A cloudburst is sudden copious rainfall. It is a sudden aggressive rainstorm falling for a short period of time limited to a small geographical area.
They are called ‘bursts’ probably because it was believed earlier that clouds were solid masses full of water. These violent storms were attributed to their bursting.
There are similar names for such events in other languages. For example, in Polish the equally vague term used is “Oberwanie Chmury”.
Meteorologists say the rain from a cloudburst is usually of the shower type with a fall rate equal to or greater than 100 mm (4.94 inches) per hour.
Generally cloudbursts are associated with thunderstorms. The air currents rushing upwards in a rainstorm hold up a large amount of water.
If these currents suddenly cease, the entire amount of water descends on to a small area with catastrophic force all of a sudden and causes mass destruction. This is due to a rapid condensation of the clouds.
They occur most often in desert and mountainous regions, and in interior regions of continental landmasses.
Cloudbursts descend from very high clouds, sometimes with tops above 15 kilometers. Meteorologists say the rain from a cloudburst is usually of the shower type with a fall rate equal to or greater than 100 mm (4.94 inches) per hour.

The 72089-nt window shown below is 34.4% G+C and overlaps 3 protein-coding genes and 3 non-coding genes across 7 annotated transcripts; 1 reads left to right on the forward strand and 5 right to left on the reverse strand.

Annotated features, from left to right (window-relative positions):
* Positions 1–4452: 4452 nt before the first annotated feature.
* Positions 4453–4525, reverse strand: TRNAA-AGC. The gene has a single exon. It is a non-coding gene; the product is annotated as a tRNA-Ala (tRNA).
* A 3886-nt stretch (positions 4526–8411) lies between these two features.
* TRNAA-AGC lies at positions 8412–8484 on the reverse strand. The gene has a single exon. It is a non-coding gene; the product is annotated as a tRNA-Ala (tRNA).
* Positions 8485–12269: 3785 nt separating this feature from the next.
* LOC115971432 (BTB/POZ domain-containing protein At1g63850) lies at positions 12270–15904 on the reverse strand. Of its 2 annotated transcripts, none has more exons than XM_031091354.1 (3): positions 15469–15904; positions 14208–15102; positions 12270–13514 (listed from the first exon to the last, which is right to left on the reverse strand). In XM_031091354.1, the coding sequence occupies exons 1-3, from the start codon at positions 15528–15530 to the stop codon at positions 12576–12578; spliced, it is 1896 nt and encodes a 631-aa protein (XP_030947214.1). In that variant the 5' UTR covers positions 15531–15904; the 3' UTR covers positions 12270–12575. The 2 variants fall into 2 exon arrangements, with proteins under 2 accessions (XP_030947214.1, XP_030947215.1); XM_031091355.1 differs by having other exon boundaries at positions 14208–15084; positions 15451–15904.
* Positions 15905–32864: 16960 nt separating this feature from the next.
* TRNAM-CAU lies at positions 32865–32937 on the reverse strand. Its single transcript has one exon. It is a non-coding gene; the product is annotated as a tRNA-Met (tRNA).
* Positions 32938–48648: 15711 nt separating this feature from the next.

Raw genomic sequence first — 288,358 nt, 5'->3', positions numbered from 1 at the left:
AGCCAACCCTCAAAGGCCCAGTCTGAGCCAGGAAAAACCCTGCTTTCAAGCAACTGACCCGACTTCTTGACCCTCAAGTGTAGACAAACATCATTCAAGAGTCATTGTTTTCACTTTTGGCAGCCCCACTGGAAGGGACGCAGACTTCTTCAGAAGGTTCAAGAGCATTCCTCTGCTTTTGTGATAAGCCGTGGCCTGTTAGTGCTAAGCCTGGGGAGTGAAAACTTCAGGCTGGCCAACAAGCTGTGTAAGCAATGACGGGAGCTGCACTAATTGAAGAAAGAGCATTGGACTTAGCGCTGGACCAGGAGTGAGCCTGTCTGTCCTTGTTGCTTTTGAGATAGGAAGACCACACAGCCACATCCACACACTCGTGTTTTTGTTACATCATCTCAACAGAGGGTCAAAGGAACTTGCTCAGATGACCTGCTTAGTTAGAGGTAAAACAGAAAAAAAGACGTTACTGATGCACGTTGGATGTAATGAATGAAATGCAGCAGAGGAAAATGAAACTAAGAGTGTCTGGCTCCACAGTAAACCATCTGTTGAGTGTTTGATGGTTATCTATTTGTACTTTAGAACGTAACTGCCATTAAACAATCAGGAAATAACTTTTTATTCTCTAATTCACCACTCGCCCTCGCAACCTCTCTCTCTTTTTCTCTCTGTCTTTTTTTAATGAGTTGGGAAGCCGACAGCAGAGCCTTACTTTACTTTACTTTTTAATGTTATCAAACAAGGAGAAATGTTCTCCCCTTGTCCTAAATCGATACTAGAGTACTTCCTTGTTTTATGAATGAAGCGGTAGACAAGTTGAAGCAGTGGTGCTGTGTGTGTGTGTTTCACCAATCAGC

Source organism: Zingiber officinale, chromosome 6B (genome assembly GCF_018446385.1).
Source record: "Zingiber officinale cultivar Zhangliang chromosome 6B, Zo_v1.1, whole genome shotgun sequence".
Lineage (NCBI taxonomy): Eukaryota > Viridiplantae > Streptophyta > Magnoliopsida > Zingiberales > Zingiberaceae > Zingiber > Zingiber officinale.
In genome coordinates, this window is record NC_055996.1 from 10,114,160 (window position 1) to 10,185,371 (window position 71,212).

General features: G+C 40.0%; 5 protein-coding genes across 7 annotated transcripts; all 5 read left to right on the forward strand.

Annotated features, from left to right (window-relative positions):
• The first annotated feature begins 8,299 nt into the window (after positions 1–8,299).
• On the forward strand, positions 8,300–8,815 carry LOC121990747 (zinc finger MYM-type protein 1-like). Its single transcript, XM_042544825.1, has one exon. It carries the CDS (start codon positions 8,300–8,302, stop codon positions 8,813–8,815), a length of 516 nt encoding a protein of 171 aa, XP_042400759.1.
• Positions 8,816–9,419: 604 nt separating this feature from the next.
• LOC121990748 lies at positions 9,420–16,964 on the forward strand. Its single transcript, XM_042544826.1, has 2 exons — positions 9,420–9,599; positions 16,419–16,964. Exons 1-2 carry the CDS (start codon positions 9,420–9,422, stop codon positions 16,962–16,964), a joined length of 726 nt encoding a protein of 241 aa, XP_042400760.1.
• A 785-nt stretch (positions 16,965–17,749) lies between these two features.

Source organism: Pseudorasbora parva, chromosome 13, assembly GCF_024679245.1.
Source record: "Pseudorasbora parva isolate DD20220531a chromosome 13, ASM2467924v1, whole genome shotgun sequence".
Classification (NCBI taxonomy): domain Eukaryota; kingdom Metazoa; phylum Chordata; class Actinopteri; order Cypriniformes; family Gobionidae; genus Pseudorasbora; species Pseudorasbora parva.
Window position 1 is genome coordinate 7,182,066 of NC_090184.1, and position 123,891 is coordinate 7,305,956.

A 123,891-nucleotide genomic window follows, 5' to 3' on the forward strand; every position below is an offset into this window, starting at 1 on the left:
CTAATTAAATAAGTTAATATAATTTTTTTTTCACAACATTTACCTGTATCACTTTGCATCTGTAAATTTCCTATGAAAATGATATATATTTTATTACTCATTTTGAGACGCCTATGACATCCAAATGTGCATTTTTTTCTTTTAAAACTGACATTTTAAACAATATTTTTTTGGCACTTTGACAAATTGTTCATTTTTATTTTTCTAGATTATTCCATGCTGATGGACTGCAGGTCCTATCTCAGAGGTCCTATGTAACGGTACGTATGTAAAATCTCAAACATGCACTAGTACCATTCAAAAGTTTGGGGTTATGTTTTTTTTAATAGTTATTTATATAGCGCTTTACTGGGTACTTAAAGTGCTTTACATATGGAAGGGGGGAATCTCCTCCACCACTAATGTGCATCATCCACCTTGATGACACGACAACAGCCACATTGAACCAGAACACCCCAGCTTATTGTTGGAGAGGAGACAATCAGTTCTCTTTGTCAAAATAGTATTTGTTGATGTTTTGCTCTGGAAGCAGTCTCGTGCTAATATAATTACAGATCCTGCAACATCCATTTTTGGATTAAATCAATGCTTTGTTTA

During a cloudburst, more than 2 cm of rain may fall in a few minutes. When there are instances of cloudbursts, the results can be disastrous.
Rapid precipitation from cumulonimbus clouds is possible due to so called Langmuir precipitation process in which large droplets can grow rapidly by coagulating with smaller droplets which fall down slowly.
During a cloudburst, more than 2 cm of rain may fall in a few minutes. They are called ‘bursts’ probably because it was believed earlier that clouds were solid masses full of water. So, these violent storms were attributed to their bursting.
One of the major disasters from a cloudburst in India occurred in 2002 in Uttaranchal. Some 28 people died when villages like Marwari, Kotsisham, Matgoan and Agonda were hit by sudden cloudbursts.
Cloudbursts frequently occur in Himachal Pradesh during the monsoon.
World Record Cloudbursts
1 minute: 1.5 inches (38.10 mm) at Barot, Guadeloupe, 26 November 1970.
5 minutes: 2.43 inches (61.72 mm) at Port Bells, Panama, 29 November 1911.
15 minutes: 7.8 inches (198.12 mm) at Plumb Point, Jamaica, 12 May 1916.
20 minutes: 8.1 inches (205.74 mm) at Curtea-de-Arges, Romania, 7 July 1947.
40 minutes: 9.25 inches (234.95 mm) at Guinea, Virginia, USA, 24 August 1906.
On August 14, 2007, at least 100 people were feared washed away in flash floods caused by cloudburst at a village near Shimla, India.
In July 2007, close to 30,000 people were displaced in Kerala after a cloudburst & flash floods following it